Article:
One Young Scientist’s Experience in Sleep Research Mentorship

Meet Hyeon Jin Kim, MD, PhD, member of the 2020 class of mentees in ISRTP

In 2019, Dr. Hyeon Jin Kim applied for the International Sleep Research Training Program (ISRTP) while working on her PhD and as a clinical neurologist fellow at her home institution, Ewha Womans University Hospital in Seoul, Republic of Korea.

After completing her residency as a neurologist, she was eager to also build an academic, translational research career, helping to uncover clinical solutions for the patients she saw in clinic.

However, her large clinical commitment also made advancement in research difficult. That’s where she saw ISRTP as a one-of-a-kind opportunity to dedicate her time for developing research skills and connecting with the sleep research community.

Hyeon Jin Kim, MD, PhD

ISRTP stands out as the pivotal juncture that unquestionably provided me with the essential network and knowledge foundation required for my role as a sleep researcher. Without a doubt, it has been the most significant stride in my journey,” says Dr. Kim, several years later now.

Research and Mentorship in the United States

After acceptance into ISRTP, Dr. Kim was matched with two mentors at Harvard Medical School: Dr. Susan Redline and Dr. Michael Prerau. With their mentorship, she wanted to advance her understanding of artificial intelligence and machine-learning in sleep, particularly in EEG signal analysis. Her experience and training at Ewha had already taught her that this would be an essential discipline to understand for future clinical applications.

“Dr. Prerau has been instrumental in imparting the latest techniques in EEG signal analysis, bridging the gap between transitional clinical approaches and cutting-edge technology,” Dr. Kim says.

Her time in his lab allowed her to grow in knowledge and experience regarding these emerging technologies – and to not only understand their technical aspects but to see how such advancements can translate to clinical practice. “One of Dr. Prerau’s exceptional qualities lies in his ability to keenly listen to the unmet clinical needs I have encountered in my practice. His attentive ear and insightful guidance have empowered me to envision how EEG signal analysis can play a pivotal role in addressing these challenges.”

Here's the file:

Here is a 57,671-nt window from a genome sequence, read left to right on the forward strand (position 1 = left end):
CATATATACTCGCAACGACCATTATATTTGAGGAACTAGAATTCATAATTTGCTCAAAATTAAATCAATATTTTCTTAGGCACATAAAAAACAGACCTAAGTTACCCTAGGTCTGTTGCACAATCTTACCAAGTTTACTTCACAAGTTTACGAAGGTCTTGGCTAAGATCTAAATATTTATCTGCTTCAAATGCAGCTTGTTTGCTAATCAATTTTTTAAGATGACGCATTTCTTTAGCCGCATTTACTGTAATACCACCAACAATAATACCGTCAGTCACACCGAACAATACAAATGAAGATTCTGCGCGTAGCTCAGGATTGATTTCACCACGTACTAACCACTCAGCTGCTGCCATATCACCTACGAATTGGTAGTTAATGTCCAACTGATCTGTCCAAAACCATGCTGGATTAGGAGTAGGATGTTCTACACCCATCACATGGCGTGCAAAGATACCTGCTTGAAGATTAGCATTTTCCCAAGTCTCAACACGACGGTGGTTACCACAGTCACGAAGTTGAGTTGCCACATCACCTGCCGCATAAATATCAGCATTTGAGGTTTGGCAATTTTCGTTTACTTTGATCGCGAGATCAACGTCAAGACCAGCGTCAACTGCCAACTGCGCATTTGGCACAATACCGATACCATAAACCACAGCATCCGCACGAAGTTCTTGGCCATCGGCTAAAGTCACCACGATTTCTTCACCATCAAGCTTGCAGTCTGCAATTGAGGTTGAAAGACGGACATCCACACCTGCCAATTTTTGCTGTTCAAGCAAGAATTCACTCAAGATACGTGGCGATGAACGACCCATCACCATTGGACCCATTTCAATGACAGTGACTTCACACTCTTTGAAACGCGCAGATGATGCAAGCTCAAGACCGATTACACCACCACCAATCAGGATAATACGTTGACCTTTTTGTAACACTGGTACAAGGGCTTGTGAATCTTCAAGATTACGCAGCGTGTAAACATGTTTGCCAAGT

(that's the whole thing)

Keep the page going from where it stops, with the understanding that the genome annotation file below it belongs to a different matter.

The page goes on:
More than anything else, ISRTP shows that researchers never work in isolation: research is accomplished through community.

Such was Dr. Kim’s experience in mentorship with Dr. Susan Redline. “Dr. Redline stands out as a beacon of inspiration and a pioneer for young female scientists like myself,” Dr. Kim says. It wasn’t only Dr. Redline’s groundbreaking work in the consolidation of sleep research data that inspired Dr. Kim – it was “also the inclusive and empowering environment she fostered within her research teams. Dr. Redline’s inclusive leadership in action to assemble and nurture large research teams has been a profound source of inspiration for me and countless other aspiring scientists.”

Dr. Kim since ISRTP

Since completing her mentorship program in 2020, Dr. Kim has joined Korea University Medical Center as a clinical assistant professor in the department of neurology.

She has also continued to connect with the ISRTP and World Sleep communities, attending 2022 and 2023 World Sleep congresses in Rome and Rio de Janeiro.

Her abstract presentation “Chronotype advance as a predictor of subsequent cognitive function and brain volume regression: a 4-year longitudinal cohort study” earned the Young Investigator Award at World Sleep 2022, and she has also participated in multiple other scientific sessions and continuing professional development sessions for the ISRTP mentees and mentors.

Korea University Hospital in Seoul

I want to encourage everyone to wholeheartedly embrace this opportunity and become our colleagues without hesitation,” Dr. Kim says when asked what advice she would give to a young researcher in sleep. “Without a doubt, it has been the most significant stride in my journey. I really want to emphasize that it is the gateway to acquiring the indispensable resources and expertise needed in the realm of sleep medicine research,” she concludes.

World Sleep Society is honored to have had the participation of Dr. Hyeonjin Kim in ISRTP. Her story and her hard work demonstrate exactly the kind of difference ISRTP can make in the career of a young researcher. We can’t wait to see where Dr. Kim’s career takes her personally and where she will take the field of sleep research into the future.

World Sleep Society never stops searching for mentees in our next cohort of mentee-mentor placements. Learn more about ISRTP and contact us to set up a discussion on the program!